What is it? Rolling a bowling ball down a lane to try to score points by knocking down 10 pins. When playing in a group, the bowler who knocks down the most pins by the end of the game wins.
What's needed? Casual gear, socks (bowling shoes are provided).
The experience: This is one of the oldest sports, dating back to the ancient Egyptians of 5200 years ago. Bowling-like gear was found in an Egyptian boy's grave.
Germans claim it as a part of their history, too, from 300AD when they rolled stones at clubs, apparently to free themselves of sins.
If I had lived in 300AD I probably would have been an excellent German bowler (with all those sins to absolve and practise over). However, it's 2012, and I find I suck at the sport. But the ancient ritual still has the power to amuse.
My family meets up with another family at Pins Lincoln to test it as entertainment. The youngest player among us is 2; the oldest, 44.
To put the kids on a more even playing field, the computer is set to raise side-barriers on the lanes when the kids bowl (so their balls won't go in the gutters or other lanes). The littlest kids also use a metal ramp (for momentum and to better target the pins).
Pins Lincoln owner Stephen Penney gives us pointers, a snapshot of what's taught in the learn-to-bowl classes.
He says choose a coloured ball that best fits your grip (generally, kids use size 6, while bigger hands use a heavier ball). For a first throw aim with your thumb towards the middle arrow that's etched into the bowling lane. From there "think fixed point mathematics" to target pins. Balance is key, too, and when you let the ball go, like a swinging pendulum, you should keep your head still and "follow through" with your arm.
Hope to aim for a strike (all 10 pins down in the first ball), a spare (all 10 down by the second ball) or a turkey (which is three strikes in a row).
Each person gets two throws per 10 frames to knock down pins. You can also get a bonus ball if you hit a strike or spare on the 10th frame.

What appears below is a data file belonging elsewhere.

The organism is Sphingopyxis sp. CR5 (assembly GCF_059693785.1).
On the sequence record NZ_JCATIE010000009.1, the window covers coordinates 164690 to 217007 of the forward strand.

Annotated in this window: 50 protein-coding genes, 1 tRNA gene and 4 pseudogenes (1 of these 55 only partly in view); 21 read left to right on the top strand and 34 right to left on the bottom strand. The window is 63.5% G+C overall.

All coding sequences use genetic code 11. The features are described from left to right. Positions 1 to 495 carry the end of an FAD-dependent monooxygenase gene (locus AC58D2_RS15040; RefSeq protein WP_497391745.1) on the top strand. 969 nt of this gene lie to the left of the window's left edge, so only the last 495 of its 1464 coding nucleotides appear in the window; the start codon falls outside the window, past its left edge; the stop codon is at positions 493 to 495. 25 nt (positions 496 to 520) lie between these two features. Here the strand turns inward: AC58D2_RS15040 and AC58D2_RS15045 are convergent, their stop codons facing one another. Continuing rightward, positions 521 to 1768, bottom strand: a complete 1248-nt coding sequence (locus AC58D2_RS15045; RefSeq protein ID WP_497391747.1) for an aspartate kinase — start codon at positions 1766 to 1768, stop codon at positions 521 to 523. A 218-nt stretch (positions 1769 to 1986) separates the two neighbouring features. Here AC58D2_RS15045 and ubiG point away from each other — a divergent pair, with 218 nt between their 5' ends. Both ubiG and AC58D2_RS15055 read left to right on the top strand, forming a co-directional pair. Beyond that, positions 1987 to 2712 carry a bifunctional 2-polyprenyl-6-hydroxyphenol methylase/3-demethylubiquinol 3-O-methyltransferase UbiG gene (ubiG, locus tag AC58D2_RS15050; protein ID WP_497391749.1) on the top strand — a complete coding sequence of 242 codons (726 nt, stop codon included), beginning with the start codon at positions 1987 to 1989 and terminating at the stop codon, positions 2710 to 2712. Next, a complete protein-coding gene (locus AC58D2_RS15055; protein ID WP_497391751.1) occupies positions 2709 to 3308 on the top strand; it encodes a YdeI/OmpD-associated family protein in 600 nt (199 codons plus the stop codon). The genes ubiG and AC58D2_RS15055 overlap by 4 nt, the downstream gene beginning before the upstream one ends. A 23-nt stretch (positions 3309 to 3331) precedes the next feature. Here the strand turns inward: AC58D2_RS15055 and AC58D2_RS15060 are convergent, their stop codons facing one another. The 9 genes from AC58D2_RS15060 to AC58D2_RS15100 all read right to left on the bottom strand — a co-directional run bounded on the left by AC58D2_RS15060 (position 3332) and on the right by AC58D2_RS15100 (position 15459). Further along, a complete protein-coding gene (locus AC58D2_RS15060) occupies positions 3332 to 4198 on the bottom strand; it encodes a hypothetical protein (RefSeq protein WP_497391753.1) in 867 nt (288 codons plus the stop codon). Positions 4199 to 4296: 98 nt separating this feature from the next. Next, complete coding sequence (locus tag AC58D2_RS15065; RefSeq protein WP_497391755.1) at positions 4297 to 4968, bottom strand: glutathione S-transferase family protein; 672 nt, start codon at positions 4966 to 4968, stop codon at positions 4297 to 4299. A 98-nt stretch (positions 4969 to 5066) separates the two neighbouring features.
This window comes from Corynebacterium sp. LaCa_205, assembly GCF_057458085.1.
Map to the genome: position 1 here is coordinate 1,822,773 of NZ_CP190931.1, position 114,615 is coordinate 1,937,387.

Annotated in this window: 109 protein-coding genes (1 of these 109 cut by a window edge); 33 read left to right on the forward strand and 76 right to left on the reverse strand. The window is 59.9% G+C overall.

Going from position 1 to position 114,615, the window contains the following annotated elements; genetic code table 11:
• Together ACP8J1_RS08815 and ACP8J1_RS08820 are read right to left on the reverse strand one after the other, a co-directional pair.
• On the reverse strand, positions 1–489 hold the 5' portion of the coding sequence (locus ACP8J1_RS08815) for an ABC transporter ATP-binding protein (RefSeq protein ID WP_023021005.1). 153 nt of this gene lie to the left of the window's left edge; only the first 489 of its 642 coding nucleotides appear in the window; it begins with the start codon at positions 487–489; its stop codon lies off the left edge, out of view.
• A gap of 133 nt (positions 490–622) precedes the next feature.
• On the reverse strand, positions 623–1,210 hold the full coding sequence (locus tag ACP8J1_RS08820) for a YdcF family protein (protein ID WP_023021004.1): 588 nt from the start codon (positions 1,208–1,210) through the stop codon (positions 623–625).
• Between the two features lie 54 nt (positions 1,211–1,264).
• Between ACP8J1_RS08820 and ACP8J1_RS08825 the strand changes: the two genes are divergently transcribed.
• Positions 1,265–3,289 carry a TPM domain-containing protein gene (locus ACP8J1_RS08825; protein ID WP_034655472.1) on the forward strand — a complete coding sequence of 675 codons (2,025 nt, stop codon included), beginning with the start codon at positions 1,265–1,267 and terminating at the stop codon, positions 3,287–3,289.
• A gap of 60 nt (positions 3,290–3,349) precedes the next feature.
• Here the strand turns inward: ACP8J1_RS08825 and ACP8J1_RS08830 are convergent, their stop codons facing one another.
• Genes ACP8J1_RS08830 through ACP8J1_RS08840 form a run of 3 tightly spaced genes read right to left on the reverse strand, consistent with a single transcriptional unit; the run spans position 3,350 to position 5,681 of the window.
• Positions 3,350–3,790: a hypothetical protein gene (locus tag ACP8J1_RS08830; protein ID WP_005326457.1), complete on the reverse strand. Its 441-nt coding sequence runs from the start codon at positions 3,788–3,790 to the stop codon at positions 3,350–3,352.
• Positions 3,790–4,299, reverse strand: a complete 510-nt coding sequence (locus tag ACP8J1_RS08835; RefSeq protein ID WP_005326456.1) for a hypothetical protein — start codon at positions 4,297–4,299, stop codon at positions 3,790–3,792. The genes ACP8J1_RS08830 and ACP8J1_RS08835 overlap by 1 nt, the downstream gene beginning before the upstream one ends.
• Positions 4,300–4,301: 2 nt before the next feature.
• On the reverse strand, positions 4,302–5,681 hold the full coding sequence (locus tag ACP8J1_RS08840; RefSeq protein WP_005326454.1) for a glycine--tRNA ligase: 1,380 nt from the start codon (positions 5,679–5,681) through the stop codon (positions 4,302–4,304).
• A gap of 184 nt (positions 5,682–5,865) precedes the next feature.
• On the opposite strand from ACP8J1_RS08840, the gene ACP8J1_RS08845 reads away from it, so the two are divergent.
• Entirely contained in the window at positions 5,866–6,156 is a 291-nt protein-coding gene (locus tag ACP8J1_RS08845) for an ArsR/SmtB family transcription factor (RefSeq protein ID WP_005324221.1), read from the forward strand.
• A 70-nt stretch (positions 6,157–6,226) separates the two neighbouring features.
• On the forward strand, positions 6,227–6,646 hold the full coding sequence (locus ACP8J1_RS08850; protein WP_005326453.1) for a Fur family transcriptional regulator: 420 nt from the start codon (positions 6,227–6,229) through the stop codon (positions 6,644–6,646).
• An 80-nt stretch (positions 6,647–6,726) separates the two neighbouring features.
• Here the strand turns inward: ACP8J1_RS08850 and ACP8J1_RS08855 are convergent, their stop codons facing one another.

So we all slip on bowling shoes and get moving, giving it a go.
The music is up, the lights are down and there are pop stars like Kimbra singing on screens overhead. There are whirring balls being rocketed at up to 30km/h down maple wooden lanes to crash into plastic-coated pins.
The kids laugh, sometimes hug or do high-fives, but mostly they loudly spur each bowler on. They lap up every turn, and it's a delight to watch. I overhear 5-year-old Maya tell my same-age son, Lachie, "You did pretty good that time!" when he hit three pins, while Lachie excitedly responds, "Wow, that was a cool one!"
The seven-year-olds, Zach and Eli, watch their efforts wide-eyed, almost willing the balls with their minds to score big.
The dads bowl faster and harder and two-year-old Leon has a high hit rate using the ramp.
The other mum, Natalie, ribbed me that if I want to know what the X means on the scoreboard "It's actually my strike!" She's showing off, of course. But this is a cool part of the game - you are expected to make a song and dance about your success. That's probably why Americans love it so much.
After an hour, I have one more bowl left and someone mentions I have to get only three pins to beat Natalie. But I bumble my throw. She teases me that she plans to revel in her win - and may even get it printed on a T-shirt!
Both Natalie and I laugh some more when we see all the final scores. The kids have trounced the adults, with Zach coming out on top, scoring 94.
But, really, the scores don't matter much because we've all had a "ball".
How much? One game is $12 per adult, student and senior $11, child $10, family (2 adults, 2 kids) $40. There are members' prices and other options such as the family fun time deal. Learn how to bowl classes are on Tuesday nights over seven-week slots.
Worth it? There's not a lot of things that all members of a family can play together, but this may just come up trumps.
Try it: Pins Lincoln, 199 Lincoln Rd, Waitakere, ph 837 1111.